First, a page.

What do you currently do?
I am CEO & Senior Partner of Ninety. Ninety is a social enterprise which owns various companies. The main one at the moment is Ninety Consulting, which helps large corporates behave more like startups, bringing low-cost, fast-paced, customer-centric experimentation from the Silicon Valley / Shoreditch scenes to big established monolithic brands. We’re predominantly focused on the insurance sector, where we work for global brands like Allianz, AXA, Zurich, and RSA, as well as some UK brands like LV= and Direct Line. In recent months, it’s been pleasing that our methodology and work has been rewarded with a slew of major industry awards
What was the inspiration behind your business?
Some people have a business for lifestyle. Others have it for a clear purpose. We’re in the latter camp: Ninety has a strong “why”, which is to do good business for our clients, and then use our profits to do good for society. I grew up in Burundi, the world’s poorest country, and – having experienced the level of need in the Third World – wanted to build a scaled business that could create a significant impact through distribution of its profits.
What defines your way of doing business?
We work like entrepreneurs. In fact, we hire exciting small-scale startup entrepreneurs and have them use their own default modus operandi to solve problems faced by our big-business clients. We find our clients love it. It’s the freshness of thinking, the ability to move at pace, the use of modern technologies, combined with the relentless focus on the customer, and the urgency to learn, learn, learn. We call our methodology “Change Different”: it’s a challenge to our clients to do change in a different way. Then for the fun bit: when a project is done, we calculate our margins and allocate 90% (hence the company name) of all distributable profit to the Ninety Foundation, from where it goes out to supporting social causes, particularly around sustainable solutions to poverty, using the principles of Effective Altruism. We look to start other companies in the Ninety group in the same way, becoming a start-up factory ourselves.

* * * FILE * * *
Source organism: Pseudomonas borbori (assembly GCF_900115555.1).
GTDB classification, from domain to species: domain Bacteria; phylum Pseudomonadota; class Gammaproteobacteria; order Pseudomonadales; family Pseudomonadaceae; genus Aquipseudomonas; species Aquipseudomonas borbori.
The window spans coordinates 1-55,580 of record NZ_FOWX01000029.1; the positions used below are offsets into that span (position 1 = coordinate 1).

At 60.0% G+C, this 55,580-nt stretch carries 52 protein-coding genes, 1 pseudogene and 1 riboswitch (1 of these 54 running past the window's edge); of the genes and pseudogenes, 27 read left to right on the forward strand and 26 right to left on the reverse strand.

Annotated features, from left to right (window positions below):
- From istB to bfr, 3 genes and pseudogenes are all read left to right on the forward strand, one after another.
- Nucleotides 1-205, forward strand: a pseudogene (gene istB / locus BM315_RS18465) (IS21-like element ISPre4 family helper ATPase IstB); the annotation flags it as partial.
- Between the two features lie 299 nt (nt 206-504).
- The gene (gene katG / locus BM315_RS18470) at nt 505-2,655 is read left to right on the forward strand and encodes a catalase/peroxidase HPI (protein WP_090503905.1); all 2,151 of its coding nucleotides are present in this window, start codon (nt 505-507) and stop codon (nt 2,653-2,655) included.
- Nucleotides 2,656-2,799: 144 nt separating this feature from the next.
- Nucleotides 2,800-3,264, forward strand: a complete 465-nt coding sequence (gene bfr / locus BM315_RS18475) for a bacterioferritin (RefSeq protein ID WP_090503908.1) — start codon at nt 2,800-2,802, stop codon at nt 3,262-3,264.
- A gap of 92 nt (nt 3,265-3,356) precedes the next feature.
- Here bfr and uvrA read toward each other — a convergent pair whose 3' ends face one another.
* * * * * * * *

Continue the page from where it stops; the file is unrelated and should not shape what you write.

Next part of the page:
Who do you admire?
I admire people with bold vision, but very human ways of expressing those: Mother Theresa comes to mind, but also the thousands of social entrepreneurs out there trying to demonstrate a better form of capitalism. I admire people who are bold and creative, like James Dyson, Elon Musk and Richard Branson. And I admire people who commit so much of themselves to our vision: my fellow directors, Geoff and Andrew, for their wisdom, courage, achievements and selflessness; and my long-suffering wife Davina, for her belief in me in the darker times that all founders go through.
Looking back, is there anything you would have done differently?
A thousand things, probably. Top of that list, though, would be to make smarter hiring decisions, and particularly to hire for alignment to our mission and values. I’d pay far more attention to company financials, and particularly the cashflow. I’d delegate and build out a support team earlier to release my time to focus on growth. I’d work on focusing and narrowing proposition much more tightly. And I’d try damn hard to recruit more women: it’s a male-dominated world out there in digital tech & innovation.
What advice would you give to someone starting out?
You’ll probably never be ready – there will always come a moment when you need to ‘step out of the boat’ and take the plunge. If you’re going to do it, though, don’t do small, and don’t do selfish. Life’s too short for small achievements: we may as well shoot for the moon. And there are enough people out there serving their own ends: be expansive in your generosity. Once under way, hang on to these words from Winston Churchill, from his speech to the Harrow graduating class in 1941. These have sustained me on more than one occasion: “Never give in, never give in, never, never, never, never…”